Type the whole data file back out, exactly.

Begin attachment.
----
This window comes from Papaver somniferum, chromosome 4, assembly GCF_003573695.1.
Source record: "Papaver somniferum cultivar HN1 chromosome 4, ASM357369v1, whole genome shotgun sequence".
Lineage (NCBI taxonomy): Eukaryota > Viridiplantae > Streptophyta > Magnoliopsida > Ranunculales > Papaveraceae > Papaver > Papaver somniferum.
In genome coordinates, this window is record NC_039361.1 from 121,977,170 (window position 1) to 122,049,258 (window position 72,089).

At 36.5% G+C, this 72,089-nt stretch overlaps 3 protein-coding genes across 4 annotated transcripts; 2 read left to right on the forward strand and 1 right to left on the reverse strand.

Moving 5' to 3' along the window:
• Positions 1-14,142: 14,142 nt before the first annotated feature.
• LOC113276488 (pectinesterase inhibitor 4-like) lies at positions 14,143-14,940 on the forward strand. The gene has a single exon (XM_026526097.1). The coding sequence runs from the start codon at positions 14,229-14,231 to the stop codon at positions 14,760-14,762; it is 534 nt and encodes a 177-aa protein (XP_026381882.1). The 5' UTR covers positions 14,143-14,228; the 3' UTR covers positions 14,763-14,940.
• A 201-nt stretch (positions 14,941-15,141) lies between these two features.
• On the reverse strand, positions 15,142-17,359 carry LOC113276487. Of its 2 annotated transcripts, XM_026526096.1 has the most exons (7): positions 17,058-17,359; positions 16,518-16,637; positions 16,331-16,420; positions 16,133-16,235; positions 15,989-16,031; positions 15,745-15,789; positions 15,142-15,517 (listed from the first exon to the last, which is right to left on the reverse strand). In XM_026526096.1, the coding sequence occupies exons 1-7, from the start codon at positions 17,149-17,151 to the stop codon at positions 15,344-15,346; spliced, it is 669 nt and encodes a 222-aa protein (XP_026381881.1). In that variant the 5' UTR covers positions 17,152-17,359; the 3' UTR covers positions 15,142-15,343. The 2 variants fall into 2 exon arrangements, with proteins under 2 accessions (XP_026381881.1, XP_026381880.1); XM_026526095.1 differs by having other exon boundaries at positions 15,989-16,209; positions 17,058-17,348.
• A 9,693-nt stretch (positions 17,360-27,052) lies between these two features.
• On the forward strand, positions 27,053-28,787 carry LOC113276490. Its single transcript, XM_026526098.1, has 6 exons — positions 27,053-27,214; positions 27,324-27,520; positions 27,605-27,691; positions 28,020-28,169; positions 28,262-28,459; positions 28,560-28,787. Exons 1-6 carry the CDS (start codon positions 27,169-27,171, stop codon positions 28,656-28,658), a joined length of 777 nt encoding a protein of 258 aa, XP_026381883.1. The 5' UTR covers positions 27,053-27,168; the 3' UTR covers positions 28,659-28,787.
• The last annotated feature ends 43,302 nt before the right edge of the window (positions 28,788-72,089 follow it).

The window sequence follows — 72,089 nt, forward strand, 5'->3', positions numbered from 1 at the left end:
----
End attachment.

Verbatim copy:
This window comes from Papaver somniferum, chromosome 4, assembly GCF_003573695.1.
Source record: "Papaver somniferum cultivar HN1 chromosome 4, ASM357369v1, whole genome shotgun sequence".
Lineage (NCBI taxonomy): Eukaryota > Viridiplantae > Streptophyta > Magnoliopsida > Ranunculales > Papaveraceae > Papaver > Papaver somniferum.
In genome coordinates, this window is record NC_039361.1 from 121,977,170 (window position 1) to 122,049,258 (window position 72,089).

At 36.5% G+C, this 72,089-nt stretch overlaps 3 protein-coding genes across 4 annotated transcripts; 2 read left to right on the forward strand and 1 right to left on the reverse strand.

Moving 5' to 3' along the window:
• Positions 1-14,142: 14,142 nt before the first annotated feature.
• LOC113276488 (pectinesterase inhibitor 4-like) lies at positions 14,143-14,940 on the forward strand. The gene has a single exon (XM_026526097.1). The coding sequence runs from the start codon at positions 14,229-14,231 to the stop codon at positions 14,760-14,762; it is 534 nt and encodes a 177-aa protein (XP_026381882.1). The 5' UTR covers positions 14,143-14,228; the 3' UTR covers positions 14,763-14,940.
• A 201-nt stretch (positions 14,941-15,141) lies between these two features.
• On the reverse strand, positions 15,142-17,359 carry LOC113276487. Of its 2 annotated transcripts, XM_026526096.1 has the most exons (7): positions 17,058-17,359; positions 16,518-16,637; positions 16,331-16,420; positions 16,133-16,235; positions 15,989-16,031; positions 15,745-15,789; positions 15,142-15,517 (listed from the first exon to the last, which is right to left on the reverse strand). In XM_026526096.1, the coding sequence occupies exons 1-7, from the start codon at positions 17,149-17,151 to the stop codon at positions 15,344-15,346; spliced, it is 669 nt and encodes a 222-aa protein (XP_026381881.1). In that variant the 5' UTR covers positions 17,152-17,359; the 3' UTR covers positions 15,142-15,343. The 2 variants fall into 2 exon arrangements, with proteins under 2 accessions (XP_026381881.1, XP_026381880.1); XM_026526095.1 differs by having other exon boundaries at positions 15,989-16,209; positions 17,058-17,348.
• A 9,693-nt stretch (positions 17,360-27,052) lies between these two features.
• On the forward strand, positions 27,053-28,787 carry LOC113276490. Its single transcript, XM_026526098.1, has 6 exons — positions 27,053-27,214; positions 27,324-27,520; positions 27,605-27,691; positions 28,020-28,169; positions 28,262-28,459; positions 28,560-28,787. Exons 1-6 carry the CDS (start codon positions 27,169-27,171, stop codon positions 28,656-28,658), a joined length of 777 nt encoding a protein of 258 aa, XP_026381883.1. The 5' UTR covers positions 27,053-27,168; the 3' UTR covers positions 28,659-28,787.
• The last annotated feature ends 43,302 nt before the right edge of the window (positions 28,788-72,089 follow it).

The window sequence follows — 72,089 nt, forward strand, 5'->3', positions numbered from 1 at the left end: